Whether you are considering starting a business or you have been operating for several years, creating a separate legal entity for your company is almost always a good idea. It provides much-needed separation for your company, which is helpful for liability concerns, taxes, employment issues, and a lot more.
At this point, you may realize the benefits of creating a separate business entity, but you are uncertain about your options and which choice is best for you. You can use these general tips to help you start the process.
A Sole Proprietorship Is NOT a Separate Legal Entity
A sole proprietorship is simply a business in name only. From a legal or tax perspective, there is no separation between you and your company. This is true even though you file a Schedule C for your business, have a name for your company, have a separate bank account, or register to do business in Florida. No matter how you look at it—a sole proprietorship is not a separate legal entity under Florida law, or under any law throughout the United States.
In addition, a partnership is also not considered a separate legal entity. A partnership is simply a combination of sole proprietors who choose to work together on the same venture. It offers no legal protections or tax advantages.
The Type of Entity You Choose Will Depend on the Size and Number of Owners
There are several options for legal entities that you can choose from. The size of your company and the number of people involved will have a big influence on how you choose to form.
For example, if you want to have a publicly traded company, you’ll need to use a corporate structure. If you have several family members that will be co-owners, a limited liability company or limited partnership will likely make more sense.
Limited liability companies may make more sense if you only have a few owners and don’t want the burden of observing corporate formalities usually required of entities such as corporations that have more than thirty or so owners or shareholders. In most cases, an entity with only a few owners that doesn’t plan on taking on investors or additional partners in the future would be best suited to form as a limited liability company. However, in cases where there may be additional partners or investors joining the entity in the near future, a Corporate structure may make more sense.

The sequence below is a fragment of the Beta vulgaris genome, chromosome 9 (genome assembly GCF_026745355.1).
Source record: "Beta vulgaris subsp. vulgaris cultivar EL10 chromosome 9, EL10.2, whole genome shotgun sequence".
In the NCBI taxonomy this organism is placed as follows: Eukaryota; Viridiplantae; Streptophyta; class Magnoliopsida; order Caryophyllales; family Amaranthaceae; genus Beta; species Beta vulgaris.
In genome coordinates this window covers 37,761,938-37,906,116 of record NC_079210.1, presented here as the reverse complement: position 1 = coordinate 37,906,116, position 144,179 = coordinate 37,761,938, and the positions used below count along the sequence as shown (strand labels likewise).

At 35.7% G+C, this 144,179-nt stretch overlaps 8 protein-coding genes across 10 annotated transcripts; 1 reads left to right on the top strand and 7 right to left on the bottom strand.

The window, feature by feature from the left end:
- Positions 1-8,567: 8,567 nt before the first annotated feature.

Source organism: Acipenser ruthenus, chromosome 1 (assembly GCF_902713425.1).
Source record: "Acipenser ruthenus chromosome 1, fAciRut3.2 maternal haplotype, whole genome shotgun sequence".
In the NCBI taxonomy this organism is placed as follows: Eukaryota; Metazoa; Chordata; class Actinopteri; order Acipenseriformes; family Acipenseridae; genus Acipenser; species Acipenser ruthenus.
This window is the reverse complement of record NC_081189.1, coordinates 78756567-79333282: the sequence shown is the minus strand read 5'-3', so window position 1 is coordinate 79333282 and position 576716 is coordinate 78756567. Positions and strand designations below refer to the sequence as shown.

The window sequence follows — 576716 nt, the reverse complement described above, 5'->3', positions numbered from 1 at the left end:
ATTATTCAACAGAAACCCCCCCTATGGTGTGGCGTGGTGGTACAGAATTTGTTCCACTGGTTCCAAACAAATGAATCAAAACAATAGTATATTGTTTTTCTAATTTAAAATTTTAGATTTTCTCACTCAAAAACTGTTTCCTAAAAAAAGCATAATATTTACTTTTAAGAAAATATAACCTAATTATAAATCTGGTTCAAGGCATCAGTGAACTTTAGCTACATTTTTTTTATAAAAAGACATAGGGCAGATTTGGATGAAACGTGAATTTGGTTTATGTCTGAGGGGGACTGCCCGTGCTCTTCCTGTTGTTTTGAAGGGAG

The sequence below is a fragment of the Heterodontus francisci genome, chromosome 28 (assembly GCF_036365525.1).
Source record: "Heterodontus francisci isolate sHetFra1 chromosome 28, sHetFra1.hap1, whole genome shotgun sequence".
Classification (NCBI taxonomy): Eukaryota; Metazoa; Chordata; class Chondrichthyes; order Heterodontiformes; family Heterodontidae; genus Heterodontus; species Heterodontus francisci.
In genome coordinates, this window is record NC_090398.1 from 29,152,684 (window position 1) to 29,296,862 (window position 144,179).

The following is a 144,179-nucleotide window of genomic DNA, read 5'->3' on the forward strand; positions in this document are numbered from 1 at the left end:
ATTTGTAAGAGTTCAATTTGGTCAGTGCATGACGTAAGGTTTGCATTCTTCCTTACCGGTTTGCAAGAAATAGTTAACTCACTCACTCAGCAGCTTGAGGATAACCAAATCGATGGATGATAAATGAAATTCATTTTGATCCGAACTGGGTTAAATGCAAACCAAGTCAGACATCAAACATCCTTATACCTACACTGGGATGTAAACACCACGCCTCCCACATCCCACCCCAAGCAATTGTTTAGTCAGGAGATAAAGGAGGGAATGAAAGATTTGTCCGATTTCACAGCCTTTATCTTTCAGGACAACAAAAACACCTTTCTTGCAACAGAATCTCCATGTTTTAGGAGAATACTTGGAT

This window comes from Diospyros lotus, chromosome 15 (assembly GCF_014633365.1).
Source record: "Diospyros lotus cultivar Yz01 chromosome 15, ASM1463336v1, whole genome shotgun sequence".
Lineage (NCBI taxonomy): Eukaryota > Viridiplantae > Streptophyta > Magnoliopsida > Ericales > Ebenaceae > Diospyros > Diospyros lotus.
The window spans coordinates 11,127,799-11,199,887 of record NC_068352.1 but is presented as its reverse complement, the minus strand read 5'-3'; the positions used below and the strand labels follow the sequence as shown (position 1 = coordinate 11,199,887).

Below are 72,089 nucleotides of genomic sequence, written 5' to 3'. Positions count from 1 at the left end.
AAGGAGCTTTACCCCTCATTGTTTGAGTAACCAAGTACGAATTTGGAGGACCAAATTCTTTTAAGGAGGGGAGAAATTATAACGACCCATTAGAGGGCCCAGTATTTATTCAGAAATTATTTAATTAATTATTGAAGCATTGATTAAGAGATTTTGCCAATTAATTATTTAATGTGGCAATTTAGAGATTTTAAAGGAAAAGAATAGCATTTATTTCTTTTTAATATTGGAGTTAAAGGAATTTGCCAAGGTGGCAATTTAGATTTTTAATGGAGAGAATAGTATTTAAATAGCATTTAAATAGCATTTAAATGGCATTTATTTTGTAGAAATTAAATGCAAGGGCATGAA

Your Company Goals Have a Big Impact on Structure
Your business’s structure will also depend on your goals for the company and your future plans. Do you want to be able to sell portions of ownership to raise money? Then a corporation may make more sense than a limited liability company. Most investors do not want to have to file a K-1 return in every state in which they have an investment. That and many of them are more comfortable investing in corporate structures as opposed to limited liability company’s. So, if you are looking to take on investors, chances are you will want to be set up as a Corporation, even if you are initially an S-Corp, and later become a C-Corp. If you want to someday be able to sell the company or pass it along to your children, that will also have an impact on which structure makes the most sense for you, too. In that case, however, you will also want to work with a Trust and Estate Planning attorney. Many times, these attorney’s will work with your business attorney’s to take all of these circumstances into consideration when setting up your entity structure and the agreements and legal documents that go along with it.
Cost Savings and Upkeep Vary by Structure
In general, it is generally slightly more challenging and more expensive to comply with the requirements to upkeep a corporation when compared to a limited liability company. Florida, like most states, has more administrative requirements that must be met for corporations compared to any other type of business structure. However, this is not a reason to forego setting up as a Corporation if you’re just going to end up converting from an LLC to a Corp. down the road.
There are certain tax advantages of using an LLC or S-Corporation over a C-Corporation as well. However, those tax advantages are sometimes offset by other features unique to a corporation. This is something you will need to discuss thoroughly with a licensed CPA, who should be an invaluable part of your startup team, along with your business attorney.
Getting Help with Creating a Legal Entity
It is a good idea to work with a CPA and an experienced attorney to help you create the right legal entity to meet your overall goals as well as address expense concerns and liability worries.
Florida Entrepreneur Law, PA can help you get this process started. We take the time to talk to you about your goals and ideas for your company, so you make the right decisions about creating a legal entity the first time. Call today for more information or email us at email@example.com.
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